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visual communication practice

Pick Me


Description of idea

Describe your idea and concept of your work in relation to the festival outlines:

‘Pick Me’ is an initiative that aims to encourage individuals in Sydney to increase their local knowledge and support the produce farmers in their communities. This concept involves individuals to learn what is grown in their area, eat according to what is in season and visit their local farmers market more often.

By encouraging others to make the informed decision to buy locally, we are able to reduce food wastage, conserve energy used in the transportation of food and support our local economy.

What kind of communication approach do you use?

I have communicated my concept through static visual communication. I have created a pair of colour wheels that act as a seasonal guide for the local produce available in Sydney and New South Wales.

The atmosphere at a farmers’ market is vibrant and refreshing, filled with the organic smells of fresh produce and overflow of colour from seasonal fruits and vegetables. I wanted to share this atmosphere and sensory experience with my target audience through the colour wheels by displaying the different produce available in each season.

What are in your opinion concrete benefits to the society because of your communication?

A long-term goal of my concept was to help build and strengthen local communities by encouraging them to interact and engage with their local farmers. This will help individuals become more pro-active in their community but also support the local economy of their area.

What did you personally learn from creating your submitted work?

A topic that concerned me was the Quinoa production in Andes, and how farmers were experiencing demand to grow their staple food for Western countries. Staple foods are considered to be inexpensive and readily available for the inhabitants of the land, however this is no longer possible if the staple food is being demanded by other parts of the world.

Therefore I wanted to encourage individuals to step back and take a look and what is available in their area, but most importantly to rely and be sustained by the land their are living on.

Why is your work, GOOD communication WORK?

I believe that the motive for good communication is to deliver a message. The main message I wanted to deliver through my work, is to support ones’ local community by making the decision to choose local produce. By highlighting that there is a difference in the produce available in each season, I hope to encourage others to become more aware of what is available in their own communities.

Therefore I aim to encourage my audience to ‘pick’ what is in season but most importantly ‘pick’ their local farmers.

Where and how do you intent do implement your work?

At the moment the content of my work is aimed for local communities in Sydney and is to be used as a seasonal guide. However in the future, I hope to create a series of colour wheels based on the local produce available in different parts of Australia.

For a larger audience, I hope to apply the colour wheel onto signage outside local markets so that communities are notified of what is in season as they pass by. Each colour wheel will be personalized and document what produce is available in each community.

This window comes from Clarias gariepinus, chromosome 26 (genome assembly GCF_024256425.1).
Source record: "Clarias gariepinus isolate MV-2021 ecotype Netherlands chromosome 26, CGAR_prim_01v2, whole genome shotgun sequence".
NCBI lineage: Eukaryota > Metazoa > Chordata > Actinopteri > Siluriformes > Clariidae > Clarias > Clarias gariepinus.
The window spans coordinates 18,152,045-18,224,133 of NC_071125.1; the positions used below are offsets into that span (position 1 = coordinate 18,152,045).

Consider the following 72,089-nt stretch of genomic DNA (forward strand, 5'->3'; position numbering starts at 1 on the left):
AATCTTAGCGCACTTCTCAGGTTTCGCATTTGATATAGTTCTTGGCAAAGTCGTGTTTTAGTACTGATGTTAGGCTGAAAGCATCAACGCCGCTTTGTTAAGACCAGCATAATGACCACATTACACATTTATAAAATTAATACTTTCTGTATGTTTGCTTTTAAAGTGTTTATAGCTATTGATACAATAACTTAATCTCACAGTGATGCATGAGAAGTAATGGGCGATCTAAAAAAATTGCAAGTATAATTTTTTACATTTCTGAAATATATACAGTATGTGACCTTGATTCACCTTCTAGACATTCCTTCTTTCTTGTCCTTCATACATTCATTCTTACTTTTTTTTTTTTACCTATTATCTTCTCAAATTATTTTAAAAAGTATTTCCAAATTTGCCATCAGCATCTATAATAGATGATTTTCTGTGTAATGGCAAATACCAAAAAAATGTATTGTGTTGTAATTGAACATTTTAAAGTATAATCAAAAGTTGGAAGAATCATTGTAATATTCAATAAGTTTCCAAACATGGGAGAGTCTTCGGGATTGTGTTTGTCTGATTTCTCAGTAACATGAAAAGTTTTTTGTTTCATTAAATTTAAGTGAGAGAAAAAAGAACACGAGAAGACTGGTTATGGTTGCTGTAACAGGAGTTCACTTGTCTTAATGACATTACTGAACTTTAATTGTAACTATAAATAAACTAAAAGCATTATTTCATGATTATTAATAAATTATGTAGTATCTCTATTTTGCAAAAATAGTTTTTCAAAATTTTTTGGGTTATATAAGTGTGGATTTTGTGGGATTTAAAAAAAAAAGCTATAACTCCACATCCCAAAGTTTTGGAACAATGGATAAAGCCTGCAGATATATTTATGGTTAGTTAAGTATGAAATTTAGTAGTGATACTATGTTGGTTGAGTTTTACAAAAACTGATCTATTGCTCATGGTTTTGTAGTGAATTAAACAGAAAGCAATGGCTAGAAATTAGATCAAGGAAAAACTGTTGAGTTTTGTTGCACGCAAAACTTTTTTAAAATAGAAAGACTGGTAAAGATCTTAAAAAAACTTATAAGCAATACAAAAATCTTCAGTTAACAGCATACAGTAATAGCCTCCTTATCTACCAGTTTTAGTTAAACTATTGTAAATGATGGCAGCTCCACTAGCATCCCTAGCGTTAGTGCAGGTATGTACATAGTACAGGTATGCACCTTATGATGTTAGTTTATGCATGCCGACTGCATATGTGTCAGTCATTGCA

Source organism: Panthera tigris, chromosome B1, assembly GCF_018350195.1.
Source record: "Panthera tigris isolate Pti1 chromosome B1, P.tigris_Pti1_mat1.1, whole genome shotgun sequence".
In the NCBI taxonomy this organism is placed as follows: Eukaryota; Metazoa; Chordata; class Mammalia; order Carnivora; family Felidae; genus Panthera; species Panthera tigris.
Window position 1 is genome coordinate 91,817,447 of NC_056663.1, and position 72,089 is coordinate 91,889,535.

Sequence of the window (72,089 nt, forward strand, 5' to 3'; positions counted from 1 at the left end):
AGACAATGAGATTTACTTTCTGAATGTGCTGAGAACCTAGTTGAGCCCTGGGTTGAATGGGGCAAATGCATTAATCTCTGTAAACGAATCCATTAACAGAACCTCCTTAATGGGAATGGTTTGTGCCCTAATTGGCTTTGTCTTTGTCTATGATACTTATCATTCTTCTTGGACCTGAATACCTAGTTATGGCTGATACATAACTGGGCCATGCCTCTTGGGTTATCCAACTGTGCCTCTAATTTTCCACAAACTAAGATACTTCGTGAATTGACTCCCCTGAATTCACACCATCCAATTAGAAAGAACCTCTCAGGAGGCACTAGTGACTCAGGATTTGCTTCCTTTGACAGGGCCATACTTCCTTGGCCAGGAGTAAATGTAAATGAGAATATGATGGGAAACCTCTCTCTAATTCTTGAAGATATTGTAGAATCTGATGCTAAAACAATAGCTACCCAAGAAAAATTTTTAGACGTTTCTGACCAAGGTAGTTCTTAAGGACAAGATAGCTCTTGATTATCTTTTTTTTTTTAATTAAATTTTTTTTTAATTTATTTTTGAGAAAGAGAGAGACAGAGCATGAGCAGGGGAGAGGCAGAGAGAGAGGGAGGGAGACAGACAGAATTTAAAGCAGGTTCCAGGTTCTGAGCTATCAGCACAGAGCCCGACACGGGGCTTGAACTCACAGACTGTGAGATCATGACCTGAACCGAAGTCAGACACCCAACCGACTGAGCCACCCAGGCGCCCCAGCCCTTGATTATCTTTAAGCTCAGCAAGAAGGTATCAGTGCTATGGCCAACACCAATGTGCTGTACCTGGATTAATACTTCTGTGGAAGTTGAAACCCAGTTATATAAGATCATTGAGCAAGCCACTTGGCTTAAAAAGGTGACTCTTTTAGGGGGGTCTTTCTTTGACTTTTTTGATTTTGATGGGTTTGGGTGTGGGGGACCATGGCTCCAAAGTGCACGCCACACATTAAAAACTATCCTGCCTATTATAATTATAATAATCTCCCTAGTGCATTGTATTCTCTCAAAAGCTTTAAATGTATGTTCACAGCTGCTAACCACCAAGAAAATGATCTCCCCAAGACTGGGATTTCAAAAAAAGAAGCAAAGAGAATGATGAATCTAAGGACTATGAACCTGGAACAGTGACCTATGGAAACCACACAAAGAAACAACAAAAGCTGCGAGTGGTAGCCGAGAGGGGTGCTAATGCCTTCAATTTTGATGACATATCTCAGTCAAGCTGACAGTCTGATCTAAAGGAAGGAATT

Did your intervention had an effect on other Media. If yes, describe the effect? (Has other media reported on it- how? Were you able to change other media with your work- how?)


Curators comments More info on Curators & Editors ›

There's some smart, clever thinking at work here...every year, I get several kind of calendars from local Utilities in my area. The most useful of these calendars deals with electricity - what are the rates during the day, and in what seasons will I be charged a particular rate...this basic information I put above my washer/dryer to remind me to only run the laundry-machines when the electricity rate is favourable.

In a similar light, this system links food consumption to season...and the simple context photograph of the fridge door brings the communication into the pragmatics of what can be accomplished through application. While the appropriation of the colour wheel is a good move to adapt an educational tool from design-education itself, its the application that makes all the information embedded work, and work very well. The connections made here can be tightened formally in terms of typography, materiality, but honestly, the core concept is there, and should go forward to a fully realized proposal for funding and distribution.

Back to the electricity calendar - it has to come out every year as the rates shift up with inflation. A food availability wheel such as this...is perpetual, as local climates and soil types will only support a given range of vegetables and fruits. That built-in durability of information seems obvious and simple enough, but its meaningful, and well-executed here - I'd be looking to propose a form of this to local government to push forward.

I think all too often designers can fall back into the mode of service...but not always as initiators of change - this is simple work, but necessary work that can be scaled to climate, region, nation.

The challenge is to actually see it through to fruition.

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Entry details


Pick Me


A Seasonal Guide to Local Produce in Sydney

Concept author(s)

Zayra Dolores

Concept author year(s) of birth


Concept author(s) contribution





Zayra Dolores

Designer(s) year(s) of birth


Designer(s) contribution




Competition category

visual communication practice

Competition subcategory


Competition field


Competition subfield


Subfield description

University of Technology Sydney